How Pong changed the world
We all know Pong. The two paddles scrolling up and down the side of the screen, the blip of a ball pinging back and forth between the two players’ pads – it’s an industry phenomenon, the birth of interactive entertainment, signified with two rectangles, a square and a dotted line.
The old adage of ‘less is more’ certainly works in Pong’s favour: it’s arguably the most simplistic game out there, yet perhaps the most impactful.
The story of Pong is a relatively simple one; it was actually preceded by another coin-operated cabinet called Computer Space, a game that tasked players with taking on the role of a pixelated space ship and taking out enemy alien craft.
It was difficult for a coin-op, not player-friendly enough to extract enough credits and keep players coming back for more (though it did make over $3 million in cabinet sales), so Atari founders Nolan Bushnell and Ted Dabney – along with programmer Al Alcorn – thought up Pong: a game that was simple to pick up, competitive, and – most importantly – addictive.
Before Pong cabinets captured the imaginations of the mainstream, computer games were the domain of bored computer programmers of military engineers that had time to spare an access to an incredibly rare resource at the time: a computer.
After the release of the Magnavox Odyseesy – complete with its own primitive tennis game – Bushnell and his fellow employees at Atari saw the lines these games were drawing in at stores that had the console on-site, and realised that if games like these were made publically available, on a kind-of pay-per-play basis, it would easily draw a profit.
Pong was born, and the game caught on; you could argue it was the birth of social gaming – a collaborative yet competitive effort between two friends, working together, to try and get the highest score possible whilst trying to stretch your money out for as long as possible. Pong invented arcade gaming as we know it today – it established that there was a market of young people with disposable income that would happily pay money to play games in a social environment.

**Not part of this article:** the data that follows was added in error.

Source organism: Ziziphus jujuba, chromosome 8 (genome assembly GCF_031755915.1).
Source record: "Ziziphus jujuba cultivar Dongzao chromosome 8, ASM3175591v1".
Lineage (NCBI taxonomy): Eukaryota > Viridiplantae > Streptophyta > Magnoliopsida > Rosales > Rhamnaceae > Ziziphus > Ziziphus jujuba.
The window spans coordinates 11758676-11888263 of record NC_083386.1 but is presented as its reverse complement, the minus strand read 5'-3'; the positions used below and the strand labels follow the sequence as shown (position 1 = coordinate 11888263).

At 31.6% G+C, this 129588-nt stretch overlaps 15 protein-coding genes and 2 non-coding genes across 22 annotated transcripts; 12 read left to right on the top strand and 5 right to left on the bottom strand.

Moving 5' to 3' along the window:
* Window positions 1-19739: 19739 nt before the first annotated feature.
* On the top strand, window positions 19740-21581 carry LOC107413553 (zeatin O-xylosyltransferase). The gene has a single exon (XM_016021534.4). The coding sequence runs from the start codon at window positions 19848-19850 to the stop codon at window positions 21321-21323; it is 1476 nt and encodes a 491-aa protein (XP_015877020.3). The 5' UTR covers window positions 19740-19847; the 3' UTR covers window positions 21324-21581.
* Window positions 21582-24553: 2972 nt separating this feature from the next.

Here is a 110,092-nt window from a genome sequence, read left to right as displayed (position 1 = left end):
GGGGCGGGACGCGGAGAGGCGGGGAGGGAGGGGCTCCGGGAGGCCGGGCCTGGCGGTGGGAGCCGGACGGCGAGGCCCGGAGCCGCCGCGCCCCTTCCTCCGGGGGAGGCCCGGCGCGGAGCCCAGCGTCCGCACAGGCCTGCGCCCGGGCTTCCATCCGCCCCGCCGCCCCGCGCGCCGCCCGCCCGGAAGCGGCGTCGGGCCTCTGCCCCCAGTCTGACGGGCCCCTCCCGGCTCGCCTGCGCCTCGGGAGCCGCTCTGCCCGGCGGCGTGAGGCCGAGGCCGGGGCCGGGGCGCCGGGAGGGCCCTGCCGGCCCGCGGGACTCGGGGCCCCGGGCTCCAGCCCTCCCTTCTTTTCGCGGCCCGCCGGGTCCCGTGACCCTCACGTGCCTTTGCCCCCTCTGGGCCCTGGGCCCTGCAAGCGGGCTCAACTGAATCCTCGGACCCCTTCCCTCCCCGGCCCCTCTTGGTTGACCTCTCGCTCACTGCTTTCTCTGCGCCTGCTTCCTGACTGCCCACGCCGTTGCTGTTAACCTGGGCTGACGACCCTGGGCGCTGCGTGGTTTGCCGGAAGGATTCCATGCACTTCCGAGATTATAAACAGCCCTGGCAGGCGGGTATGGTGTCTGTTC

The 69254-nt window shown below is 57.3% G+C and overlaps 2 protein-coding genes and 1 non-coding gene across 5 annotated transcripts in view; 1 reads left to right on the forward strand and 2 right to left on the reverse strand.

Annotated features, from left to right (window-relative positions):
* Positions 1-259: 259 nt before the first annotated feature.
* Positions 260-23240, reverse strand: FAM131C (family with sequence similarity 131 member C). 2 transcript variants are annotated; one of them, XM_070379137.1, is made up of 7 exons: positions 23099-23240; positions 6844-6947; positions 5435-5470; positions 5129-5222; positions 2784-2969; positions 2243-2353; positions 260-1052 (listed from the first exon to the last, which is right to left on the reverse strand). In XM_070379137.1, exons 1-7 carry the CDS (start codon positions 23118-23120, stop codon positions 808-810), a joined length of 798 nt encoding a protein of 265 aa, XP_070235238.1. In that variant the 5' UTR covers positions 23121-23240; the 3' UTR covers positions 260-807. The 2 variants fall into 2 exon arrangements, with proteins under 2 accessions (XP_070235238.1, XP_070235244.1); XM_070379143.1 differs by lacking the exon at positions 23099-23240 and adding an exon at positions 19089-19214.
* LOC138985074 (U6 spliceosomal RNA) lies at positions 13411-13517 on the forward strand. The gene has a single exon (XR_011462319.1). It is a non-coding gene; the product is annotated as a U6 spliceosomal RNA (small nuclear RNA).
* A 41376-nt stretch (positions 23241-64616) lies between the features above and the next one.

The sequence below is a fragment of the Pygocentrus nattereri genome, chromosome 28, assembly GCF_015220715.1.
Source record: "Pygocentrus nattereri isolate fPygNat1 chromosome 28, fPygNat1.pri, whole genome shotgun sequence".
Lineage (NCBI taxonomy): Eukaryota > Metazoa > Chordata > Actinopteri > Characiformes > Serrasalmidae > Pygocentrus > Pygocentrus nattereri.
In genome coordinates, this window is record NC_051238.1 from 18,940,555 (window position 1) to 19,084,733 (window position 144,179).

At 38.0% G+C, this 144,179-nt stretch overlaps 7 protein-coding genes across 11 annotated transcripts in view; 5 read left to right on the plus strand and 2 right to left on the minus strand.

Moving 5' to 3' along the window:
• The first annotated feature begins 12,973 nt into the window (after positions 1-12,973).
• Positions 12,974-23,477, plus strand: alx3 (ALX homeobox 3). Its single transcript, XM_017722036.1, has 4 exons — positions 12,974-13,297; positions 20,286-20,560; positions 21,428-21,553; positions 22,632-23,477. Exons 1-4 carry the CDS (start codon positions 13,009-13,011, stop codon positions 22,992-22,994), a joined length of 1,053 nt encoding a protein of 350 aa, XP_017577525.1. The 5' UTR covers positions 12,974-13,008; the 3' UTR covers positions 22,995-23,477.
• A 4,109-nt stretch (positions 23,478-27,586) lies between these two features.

Consoles were still ludicrously expensive – owned by those with a lot of wealth to spare, or those that were lucky enough to get a hold of one of the limited machines manufactured in the first place. Pong tapped into the common market, the everyday player: what the industry would eventually come to call the ‘casual gamer’.
Pong was a revelation, shipping 3500 units in a matter of months, at a time when traditional coin-operated games (mostly pinball) were only selling under 1500 units per release.
The press of the time became enamoured with the idea of a playable TV program, and there was a jostling amongst newspapers and magazines to define this new phenomenon: Space Age games, Space Age pinball, TV tennis, TV games, television skill games and video skill games were some of the offered format labels offered, before popular consensus settled on the videogames moniker that we know and love today.
Pong came to not only be one of the most iconic images of the videogames industry, but also of the Seventies in general – seeping its way into cross-media, references made to the Pong machine in sitcoms, movies and literature from the time.
Pong also launched Atari to international acclaim; drawing attention to the company that would become synonymous with gaming (for the next few decades, at least).
The simplicity and accessibility of Pong slingshotted the idea of interactive entertainment to the masses, breaking out of the humid labs of computer professionals and engineers into the thriving American bars of the 70s.
Due to Pong’s relative simplicity to code and create, many junior programmers used the game as a basis to get to grips with creating games, and almost every single format of console has since seen some iteration of Pong make an appearance – usually as a test for up-and-coming designers to get to grips with the consoles programming language.
It’s a success story unique in its inception and impact, a technical and cultural revolution all in one. Without Pong, we wouldn’t have the industry as we know it today. Pong didn’t just change the videogames industry, it changed the world